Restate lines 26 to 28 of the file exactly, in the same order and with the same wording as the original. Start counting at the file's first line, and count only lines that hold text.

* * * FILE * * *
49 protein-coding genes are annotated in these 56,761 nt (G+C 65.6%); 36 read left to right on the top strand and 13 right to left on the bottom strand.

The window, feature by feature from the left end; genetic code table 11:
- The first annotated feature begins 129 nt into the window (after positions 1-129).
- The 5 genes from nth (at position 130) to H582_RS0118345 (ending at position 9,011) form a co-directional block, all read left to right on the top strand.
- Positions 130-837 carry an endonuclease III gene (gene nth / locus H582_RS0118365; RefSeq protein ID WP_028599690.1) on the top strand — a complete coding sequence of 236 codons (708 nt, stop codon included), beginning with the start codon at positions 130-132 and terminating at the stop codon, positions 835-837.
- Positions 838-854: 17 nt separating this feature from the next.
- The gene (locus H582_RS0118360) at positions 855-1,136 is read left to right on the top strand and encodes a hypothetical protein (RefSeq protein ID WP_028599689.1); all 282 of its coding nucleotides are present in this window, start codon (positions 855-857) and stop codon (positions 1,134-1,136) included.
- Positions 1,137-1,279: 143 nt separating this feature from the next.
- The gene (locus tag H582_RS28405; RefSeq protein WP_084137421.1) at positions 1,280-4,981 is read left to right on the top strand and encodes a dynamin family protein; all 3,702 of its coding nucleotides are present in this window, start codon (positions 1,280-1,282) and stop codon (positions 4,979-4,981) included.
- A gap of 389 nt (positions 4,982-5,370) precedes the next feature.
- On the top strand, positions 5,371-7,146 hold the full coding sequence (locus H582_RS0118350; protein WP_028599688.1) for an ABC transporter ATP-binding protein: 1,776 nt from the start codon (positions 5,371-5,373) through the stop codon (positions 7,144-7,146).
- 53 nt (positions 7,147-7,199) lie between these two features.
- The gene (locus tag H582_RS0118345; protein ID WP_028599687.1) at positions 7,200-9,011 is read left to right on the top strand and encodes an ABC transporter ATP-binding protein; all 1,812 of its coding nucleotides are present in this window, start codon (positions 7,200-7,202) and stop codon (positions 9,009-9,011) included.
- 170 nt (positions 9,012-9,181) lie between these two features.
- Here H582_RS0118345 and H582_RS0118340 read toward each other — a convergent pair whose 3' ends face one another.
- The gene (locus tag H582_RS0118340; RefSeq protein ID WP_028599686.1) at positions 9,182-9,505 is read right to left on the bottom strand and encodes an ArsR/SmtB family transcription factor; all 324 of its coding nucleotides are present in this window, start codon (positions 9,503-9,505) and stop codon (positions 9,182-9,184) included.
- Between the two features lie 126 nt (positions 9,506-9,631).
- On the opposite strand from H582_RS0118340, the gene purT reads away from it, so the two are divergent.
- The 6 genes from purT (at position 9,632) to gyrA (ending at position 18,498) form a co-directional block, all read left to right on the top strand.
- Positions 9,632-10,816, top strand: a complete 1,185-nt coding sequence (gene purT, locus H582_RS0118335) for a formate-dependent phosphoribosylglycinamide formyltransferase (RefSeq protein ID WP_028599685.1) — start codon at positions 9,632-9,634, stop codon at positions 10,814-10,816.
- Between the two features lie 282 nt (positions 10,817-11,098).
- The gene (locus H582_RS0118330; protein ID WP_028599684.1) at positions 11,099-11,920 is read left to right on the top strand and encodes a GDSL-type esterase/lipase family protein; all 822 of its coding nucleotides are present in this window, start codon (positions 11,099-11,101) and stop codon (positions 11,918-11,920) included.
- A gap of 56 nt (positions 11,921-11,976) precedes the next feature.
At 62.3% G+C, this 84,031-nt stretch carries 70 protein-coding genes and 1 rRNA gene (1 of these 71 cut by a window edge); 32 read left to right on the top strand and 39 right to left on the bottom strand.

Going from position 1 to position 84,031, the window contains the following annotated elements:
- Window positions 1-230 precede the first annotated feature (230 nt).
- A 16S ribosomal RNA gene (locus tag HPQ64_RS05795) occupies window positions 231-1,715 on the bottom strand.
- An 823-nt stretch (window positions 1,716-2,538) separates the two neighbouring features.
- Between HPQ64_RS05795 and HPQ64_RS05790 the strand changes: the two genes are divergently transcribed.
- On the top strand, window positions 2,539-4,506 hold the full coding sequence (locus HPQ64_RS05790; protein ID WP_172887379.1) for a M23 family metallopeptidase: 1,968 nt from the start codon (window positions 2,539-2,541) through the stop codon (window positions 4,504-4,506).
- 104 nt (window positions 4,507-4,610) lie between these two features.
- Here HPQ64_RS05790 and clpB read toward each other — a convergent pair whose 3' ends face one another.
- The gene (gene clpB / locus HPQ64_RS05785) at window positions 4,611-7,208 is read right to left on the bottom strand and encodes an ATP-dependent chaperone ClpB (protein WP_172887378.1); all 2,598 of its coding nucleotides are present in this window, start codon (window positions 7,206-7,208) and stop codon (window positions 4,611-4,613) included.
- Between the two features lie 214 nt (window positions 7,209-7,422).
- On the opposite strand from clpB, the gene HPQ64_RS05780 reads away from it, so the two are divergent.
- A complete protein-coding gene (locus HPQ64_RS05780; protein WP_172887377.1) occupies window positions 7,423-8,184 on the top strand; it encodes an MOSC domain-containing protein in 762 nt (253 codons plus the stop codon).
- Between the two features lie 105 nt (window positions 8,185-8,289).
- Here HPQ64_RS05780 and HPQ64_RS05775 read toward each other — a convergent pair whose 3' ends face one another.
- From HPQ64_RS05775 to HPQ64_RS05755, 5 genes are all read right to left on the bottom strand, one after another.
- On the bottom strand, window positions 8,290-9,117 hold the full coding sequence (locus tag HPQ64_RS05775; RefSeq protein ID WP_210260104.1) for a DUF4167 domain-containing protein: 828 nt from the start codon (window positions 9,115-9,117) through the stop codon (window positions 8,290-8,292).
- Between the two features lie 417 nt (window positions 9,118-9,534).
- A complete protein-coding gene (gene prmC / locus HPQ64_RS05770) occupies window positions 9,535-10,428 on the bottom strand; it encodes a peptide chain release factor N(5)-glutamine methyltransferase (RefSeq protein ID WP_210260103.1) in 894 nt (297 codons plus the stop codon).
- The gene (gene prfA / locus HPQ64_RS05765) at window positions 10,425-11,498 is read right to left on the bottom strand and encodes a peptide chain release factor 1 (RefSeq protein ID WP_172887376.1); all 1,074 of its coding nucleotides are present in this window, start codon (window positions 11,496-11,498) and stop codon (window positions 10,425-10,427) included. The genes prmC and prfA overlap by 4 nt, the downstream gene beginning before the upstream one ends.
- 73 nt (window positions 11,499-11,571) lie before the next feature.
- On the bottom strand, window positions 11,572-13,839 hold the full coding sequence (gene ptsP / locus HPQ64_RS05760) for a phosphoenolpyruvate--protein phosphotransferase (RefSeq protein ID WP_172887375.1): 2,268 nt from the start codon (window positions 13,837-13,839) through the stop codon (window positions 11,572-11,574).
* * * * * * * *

- Window positions 1-230 precede the first annotated feature (230 nt).
- A 16S ribosomal RNA gene (locus tag HPQ64_RS05795) occupies window positions 231-1,715 on the bottom strand.
- An 823-nt stretch (window positions 1,716-2,538) separates the two neighbouring features.